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Latest in supreme bullets.

First it was Federal with its Premium line; that really started it all. Then came Winchester with Supreme, PMC with Eldorado, and Remington with its Extended Range. All four represent premium-grade ammunition assembled with premium-type bullets. Some of the makers went outside for their bullets -- Federal to Sierra and Nosler, PMC to Barnes, and Remington to Swift, but only for the Safari line; the Extended Range slugs they make themselves.

For the latest Federal again went outside, this time to Jack Carter's Trophy Bonded Bullets. The result is the Premium Trophy Bonded line comprised of five loadings: a 140-grain .270, a 165-grain .30-06, a 200- grain .300 Winchester Magnum, a 225-grain in .338, and a 300-grain in .375 H&H. All feature Trophy Bonded's Bearclaw soft points which are fashioned from solid copper with a lead-filled nose cavity. The copper is "selectively annealed" to be softer in the nose section where the lead is fusion bonded to its copper sheath. Trophy Bonded bullets generally retain well over 90 percent of their weight and have earned an enviable reputation on tough, dangerous game throughout the world. Federal chose well.

Winchester on the other hand, again chose to develop their own bullet and it, too, is a beaut. Called Fail-Safe, it's the heart of the new Supreme Black Talon line of rifle cartridges just introduced. The Fail-Safe bullet is primarily the work of Winchester's Alan Corzine, with whom I hunted down at the King Ranch in south Texas testing these bullets on Nilgai.

These transplanted Indian antelope which can weigh upwards of 500 pounds, are very likely the toughest animal pound for pound walking this earth. Of course walking is something they don't do a helluva lot of. Hell, I think they breed on the run.

Anyway, flightiness notwithstanding, a big bull Nilgai is one tough test of a bullet; it's virtually impossible to shoot through one with any sort of conventional slug having a simple, cup-type jacket and homogeneous core.

But the Fail-Safe bullet is far from conventional; it's sort of a cross between a Barnes X-Bullet and a Nosler Partition. The nose section has no lead, only solid copper with a small but deep hollowpoint cavity with four inner grooves along which the nose peels back like the Barnes X-Bullet. The bottom two thirds of the bullet, i.e., the bearing surface portion, is thickly walled with a lead core inside.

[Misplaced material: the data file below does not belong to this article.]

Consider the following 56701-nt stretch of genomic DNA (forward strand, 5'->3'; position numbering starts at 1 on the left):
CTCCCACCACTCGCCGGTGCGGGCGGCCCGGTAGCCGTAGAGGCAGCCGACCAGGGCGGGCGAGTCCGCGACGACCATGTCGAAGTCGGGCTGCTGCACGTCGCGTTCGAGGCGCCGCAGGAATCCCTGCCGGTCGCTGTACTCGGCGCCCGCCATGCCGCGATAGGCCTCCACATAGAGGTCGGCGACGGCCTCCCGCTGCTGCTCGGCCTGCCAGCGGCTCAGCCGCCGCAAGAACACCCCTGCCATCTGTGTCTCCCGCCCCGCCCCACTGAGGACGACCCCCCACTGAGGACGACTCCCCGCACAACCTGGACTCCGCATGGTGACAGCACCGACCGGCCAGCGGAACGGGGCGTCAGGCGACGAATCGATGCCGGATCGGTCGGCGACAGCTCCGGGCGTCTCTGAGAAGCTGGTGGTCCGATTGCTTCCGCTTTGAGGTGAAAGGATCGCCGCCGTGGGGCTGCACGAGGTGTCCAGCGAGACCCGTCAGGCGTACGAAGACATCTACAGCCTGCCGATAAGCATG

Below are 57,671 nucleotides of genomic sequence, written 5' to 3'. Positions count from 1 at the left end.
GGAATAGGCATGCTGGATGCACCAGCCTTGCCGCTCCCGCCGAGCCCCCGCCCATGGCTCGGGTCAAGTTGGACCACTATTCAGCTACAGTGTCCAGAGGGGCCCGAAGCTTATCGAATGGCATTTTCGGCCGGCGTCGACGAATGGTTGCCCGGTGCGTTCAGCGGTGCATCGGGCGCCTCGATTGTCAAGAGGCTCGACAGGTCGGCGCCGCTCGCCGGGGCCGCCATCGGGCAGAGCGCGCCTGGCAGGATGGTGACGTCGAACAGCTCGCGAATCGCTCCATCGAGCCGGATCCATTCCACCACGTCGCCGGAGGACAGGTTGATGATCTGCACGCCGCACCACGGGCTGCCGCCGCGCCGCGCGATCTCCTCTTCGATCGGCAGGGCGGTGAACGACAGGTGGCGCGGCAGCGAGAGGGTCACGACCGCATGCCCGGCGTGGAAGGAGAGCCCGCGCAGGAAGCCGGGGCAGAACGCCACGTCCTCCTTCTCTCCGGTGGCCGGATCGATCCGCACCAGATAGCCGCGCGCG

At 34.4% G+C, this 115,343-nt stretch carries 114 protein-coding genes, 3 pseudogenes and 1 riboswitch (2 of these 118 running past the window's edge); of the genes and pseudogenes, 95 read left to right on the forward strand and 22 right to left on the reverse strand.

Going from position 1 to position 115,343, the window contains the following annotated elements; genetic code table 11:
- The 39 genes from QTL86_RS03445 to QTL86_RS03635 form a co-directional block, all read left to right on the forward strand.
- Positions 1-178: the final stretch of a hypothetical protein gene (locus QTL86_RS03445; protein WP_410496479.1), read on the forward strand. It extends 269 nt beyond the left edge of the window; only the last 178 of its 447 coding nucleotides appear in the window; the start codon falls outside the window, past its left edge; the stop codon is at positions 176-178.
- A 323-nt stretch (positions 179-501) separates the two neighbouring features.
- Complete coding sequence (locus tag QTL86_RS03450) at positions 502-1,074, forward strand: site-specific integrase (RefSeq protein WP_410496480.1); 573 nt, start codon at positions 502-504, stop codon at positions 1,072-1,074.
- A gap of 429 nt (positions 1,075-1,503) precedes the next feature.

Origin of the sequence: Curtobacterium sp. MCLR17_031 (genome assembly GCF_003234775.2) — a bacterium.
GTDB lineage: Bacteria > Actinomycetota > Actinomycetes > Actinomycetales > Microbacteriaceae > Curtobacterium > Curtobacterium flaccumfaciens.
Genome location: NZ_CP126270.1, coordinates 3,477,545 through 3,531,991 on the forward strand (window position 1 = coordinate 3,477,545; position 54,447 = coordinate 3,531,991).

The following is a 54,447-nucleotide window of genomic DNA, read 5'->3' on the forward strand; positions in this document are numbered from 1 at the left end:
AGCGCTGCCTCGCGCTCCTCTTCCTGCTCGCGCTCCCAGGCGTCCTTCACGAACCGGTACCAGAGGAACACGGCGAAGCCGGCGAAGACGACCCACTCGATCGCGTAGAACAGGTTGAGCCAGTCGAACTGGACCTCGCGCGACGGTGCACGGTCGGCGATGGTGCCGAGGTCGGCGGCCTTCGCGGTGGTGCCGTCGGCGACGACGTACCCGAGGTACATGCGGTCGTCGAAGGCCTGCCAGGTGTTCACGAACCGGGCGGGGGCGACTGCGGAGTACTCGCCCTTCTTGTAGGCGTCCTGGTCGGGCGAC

The alloy used in these Fail Safe slugs is very tough, so the four "petals" that form when the bullet peels back on expansion do not break off under any circumstances, and since the lead core is encapsulated in a closed cavity, there's no potential for weight loss there, either.

The result is a bullet that expands to "picture book" perfection -- at least in ballistic gelatin -- and retains virtually 100 percent of its weight. Our visit to the King Ranch was to see if that same kind of performance could be expected on the real thing.

The Field Test

To make a long story short, I was fortunate enough to get a shot on a bull facing me, so the chance of recovering a bullet was good. The recovered slug -- a 250-grain from a .338 Winchester Magnum -- looked just like the ones recovered from gelatin ... and it weighed 250 grains! On most of the Nilgai the bullets exited, but the handful that were recovered looked just like the one from my bull -- perfectly expanded to over twice original diameter and 100 percent weight retention. You just can't ask for more than that from a bullet.

Obviously, ammo like Federal's Premium Trophy bonded with five offerings and Winchester's Fail-Safe Black Talon with four (180-grain in .308 Winchester, .30-06, and .300 Winchester Magnum; and 250-grain in .338), are not high volume items, but they are ones on which a dealer should be able to make a decent profit. It also affords your customer the opportunity to purchase over-the-counter hunting ammo that's as good as any handloader can produce.
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Title Annotation:Special Intelligence; high quality ammunition
Author:Sundra, Jon R.
Publication:Shooting Industry
Date:Apr 1, 1993
Previous Article:Merchandise updates for the discerning customer.
Next Article:Bear Archery: aiming to be the best.

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